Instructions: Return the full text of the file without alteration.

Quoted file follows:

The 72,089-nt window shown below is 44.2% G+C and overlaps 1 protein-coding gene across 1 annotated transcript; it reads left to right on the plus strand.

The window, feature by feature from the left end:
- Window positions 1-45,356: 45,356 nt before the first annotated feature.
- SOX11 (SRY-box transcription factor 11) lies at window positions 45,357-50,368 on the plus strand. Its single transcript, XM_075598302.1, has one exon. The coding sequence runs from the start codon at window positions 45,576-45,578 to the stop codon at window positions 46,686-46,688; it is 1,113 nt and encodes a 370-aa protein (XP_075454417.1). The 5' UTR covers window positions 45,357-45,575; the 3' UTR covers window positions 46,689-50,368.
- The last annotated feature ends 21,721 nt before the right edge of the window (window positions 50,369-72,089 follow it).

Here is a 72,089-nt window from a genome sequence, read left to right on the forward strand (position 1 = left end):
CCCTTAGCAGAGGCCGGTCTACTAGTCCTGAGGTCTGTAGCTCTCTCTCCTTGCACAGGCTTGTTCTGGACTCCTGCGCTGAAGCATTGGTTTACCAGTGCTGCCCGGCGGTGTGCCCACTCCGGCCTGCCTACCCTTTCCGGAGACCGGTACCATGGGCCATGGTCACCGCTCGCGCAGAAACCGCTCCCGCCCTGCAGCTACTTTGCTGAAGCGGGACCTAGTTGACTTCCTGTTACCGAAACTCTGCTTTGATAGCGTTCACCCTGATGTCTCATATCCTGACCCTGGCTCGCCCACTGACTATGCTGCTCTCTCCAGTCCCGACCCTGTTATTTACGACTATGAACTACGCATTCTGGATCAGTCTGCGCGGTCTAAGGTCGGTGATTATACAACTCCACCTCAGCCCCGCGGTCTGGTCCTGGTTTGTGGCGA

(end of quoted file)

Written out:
The 72,089-nt window shown below is 44.2% G+C and overlaps 1 protein-coding gene across 1 annotated transcript; it reads left to right on the plus strand.

The window, feature by feature from the left end:
- Window positions 1-45,356: 45,356 nt before the first annotated feature.
- SOX11 (SRY-box transcription factor 11) lies at window positions 45,357-50,368 on the plus strand. Its single transcript, XM_075598302.1, has one exon. The coding sequence runs from the start codon at window positions 45,576-45,578 to the stop codon at window positions 46,686-46,688; it is 1,113 nt and encodes a 370-aa protein (XP_075454417.1). The 5' UTR covers window positions 45,357-45,575; the 3' UTR covers window positions 46,689-50,368.
- The last annotated feature ends 21,721 nt before the right edge of the window (window positions 50,369-72,089 follow it).

Here is a 72,089-nt window from a genome sequence, read left to right on the forward strand (position 1 = left end):
CCCTTAGCAGAGGCCGGTCTACTAGTCCTGAGGTCTGTAGCTCTCTCTCCTTGCACAGGCTTGTTCTGGACTCCTGCGCTGAAGCATTGGTTTACCAGTGCTGCCCGGCGGTGTGCCCACTCCGGCCTGCCTACCCTTTCCGGAGACCGGTACCATGGGCCATGGTCACCGCTCGCGCAGAAACCGCTCCCGCCCTGCAGCTACTTTGCTGAAGCGGGACCTAGTTGACTTCCTGTTACCGAAACTCTGCTTTGATAGCGTTCACCCTGATGTCTCATATCCTGACCCTGGCTCGCCCACTGACTATGCTGCTCTCTCCAGTCCCGACCCTGTTATTTACGACTATGAACTACGCATTCTGGATCAGTCTGCGCGGTCTAAGGTCGGTGATTATACAACTCCACCTCAGCCCCGCGGTCTGGTCCTGGTTTGTGGCGA